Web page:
Reinforced Thermoplastic Pipe (RTP) is a new technology that is reducing the cost of constructing oil and gas gathering pipelines while improving reliability. The following material will be described: RTP construction, materials, performance, compatibility, joining systems, installation methodologies, and carbon dioxide (CO2) specific test results. RTP combines high performing materials such as bimodal high density polyethylene with high strength reinforcing fibers in a unique construction to create a spoolable high pressure pipeline system. This construction is well suited to upstream flow line and gathering applications as well as distribution applications. The primary benefit of RTP is realized by the installation methodologies available which contribute overall project savings of up to 30–50% for typical oil and gas applications. Additional installation benefits include reduced right of way requirements, reduced safety hazards, and reduced environmental impact. For applications which corrode steel, the additional corrosion resistance benefits of RTP are extremely compelling. The cost of constructing pipelines has been steadily increasing in past years due to many factors including the rising cost of steel and limited availability of skilled labor. There continues to be a desire to tie in new gas wells faster due to limited construction timeframes. Pipeline corrosion is a major problem for the industry. RTP provides solutions to all of these challenges.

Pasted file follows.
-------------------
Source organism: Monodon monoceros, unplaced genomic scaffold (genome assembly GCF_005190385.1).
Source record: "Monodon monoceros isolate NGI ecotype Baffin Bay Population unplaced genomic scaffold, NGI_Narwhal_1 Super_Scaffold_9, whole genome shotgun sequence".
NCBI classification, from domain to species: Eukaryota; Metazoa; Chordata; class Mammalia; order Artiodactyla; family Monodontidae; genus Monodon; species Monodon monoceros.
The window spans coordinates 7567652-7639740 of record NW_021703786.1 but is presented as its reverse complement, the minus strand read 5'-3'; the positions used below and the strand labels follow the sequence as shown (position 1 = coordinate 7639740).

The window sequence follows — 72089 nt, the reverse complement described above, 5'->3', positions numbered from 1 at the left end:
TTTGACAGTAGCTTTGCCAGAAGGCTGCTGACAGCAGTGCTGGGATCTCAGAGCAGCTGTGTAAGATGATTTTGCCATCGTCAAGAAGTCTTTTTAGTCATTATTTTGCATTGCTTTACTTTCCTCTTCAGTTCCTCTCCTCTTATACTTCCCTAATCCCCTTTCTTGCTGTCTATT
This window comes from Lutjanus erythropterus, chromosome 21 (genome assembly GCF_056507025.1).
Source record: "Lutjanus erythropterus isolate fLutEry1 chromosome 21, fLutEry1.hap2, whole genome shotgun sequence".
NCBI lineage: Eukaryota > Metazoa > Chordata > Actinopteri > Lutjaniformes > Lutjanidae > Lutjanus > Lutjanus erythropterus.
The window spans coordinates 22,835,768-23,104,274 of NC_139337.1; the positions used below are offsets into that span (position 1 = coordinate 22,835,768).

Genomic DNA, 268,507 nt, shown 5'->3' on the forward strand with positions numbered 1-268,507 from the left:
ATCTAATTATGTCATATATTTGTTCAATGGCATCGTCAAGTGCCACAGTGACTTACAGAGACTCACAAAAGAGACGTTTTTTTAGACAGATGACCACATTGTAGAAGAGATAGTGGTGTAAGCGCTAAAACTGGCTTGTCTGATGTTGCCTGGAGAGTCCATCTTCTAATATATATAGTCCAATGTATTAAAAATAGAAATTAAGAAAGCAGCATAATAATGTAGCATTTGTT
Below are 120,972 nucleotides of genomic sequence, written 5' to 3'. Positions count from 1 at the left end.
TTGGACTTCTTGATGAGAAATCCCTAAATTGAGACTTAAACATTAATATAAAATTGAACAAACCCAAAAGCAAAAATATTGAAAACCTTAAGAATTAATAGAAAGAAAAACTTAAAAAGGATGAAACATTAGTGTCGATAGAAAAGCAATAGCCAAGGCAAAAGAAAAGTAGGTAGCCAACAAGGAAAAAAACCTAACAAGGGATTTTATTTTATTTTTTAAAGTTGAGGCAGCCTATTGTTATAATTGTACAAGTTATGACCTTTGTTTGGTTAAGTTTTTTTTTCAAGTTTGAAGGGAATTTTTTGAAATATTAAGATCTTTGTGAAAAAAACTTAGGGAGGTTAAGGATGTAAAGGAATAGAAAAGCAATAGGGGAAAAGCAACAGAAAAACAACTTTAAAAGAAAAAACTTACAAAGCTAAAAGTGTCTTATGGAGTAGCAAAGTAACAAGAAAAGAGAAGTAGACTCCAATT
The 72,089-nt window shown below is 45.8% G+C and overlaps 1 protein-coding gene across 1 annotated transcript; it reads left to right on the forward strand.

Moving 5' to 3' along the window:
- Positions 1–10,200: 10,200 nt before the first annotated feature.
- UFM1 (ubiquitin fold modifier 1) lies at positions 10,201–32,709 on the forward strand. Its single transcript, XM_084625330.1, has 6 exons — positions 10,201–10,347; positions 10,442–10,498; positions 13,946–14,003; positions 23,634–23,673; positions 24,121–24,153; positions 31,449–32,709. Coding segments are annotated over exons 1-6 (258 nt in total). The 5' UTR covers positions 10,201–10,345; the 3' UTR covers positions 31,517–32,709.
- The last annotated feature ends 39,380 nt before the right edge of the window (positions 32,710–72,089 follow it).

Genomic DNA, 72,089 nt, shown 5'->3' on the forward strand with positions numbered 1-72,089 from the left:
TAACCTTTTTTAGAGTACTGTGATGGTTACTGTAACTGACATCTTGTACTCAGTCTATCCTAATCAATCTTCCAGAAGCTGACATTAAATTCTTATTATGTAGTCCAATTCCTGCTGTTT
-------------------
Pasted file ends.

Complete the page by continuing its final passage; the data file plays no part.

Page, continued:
- International Petroleum Technology Institute and the Pipeline Division
The Use of Reinforced Thermoplastic Pipe in CO2 Flood Enhanced Oil Recovery
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Weller, B, Parvez, A, Conley, J, & Slingerland, E. "The Use of Reinforced Thermoplastic Pipe in CO2 Flood Enhanced Oil Recovery." Proceedings of the 2008 7th International Pipeline Conference. 2008 7th International Pipeline Conference, Volume 1. Calgary, Alberta, Canada. September 29–October 3, 2008. pp. 53-59. ASME. https://doi.org/10.1115/IPC2008-64075
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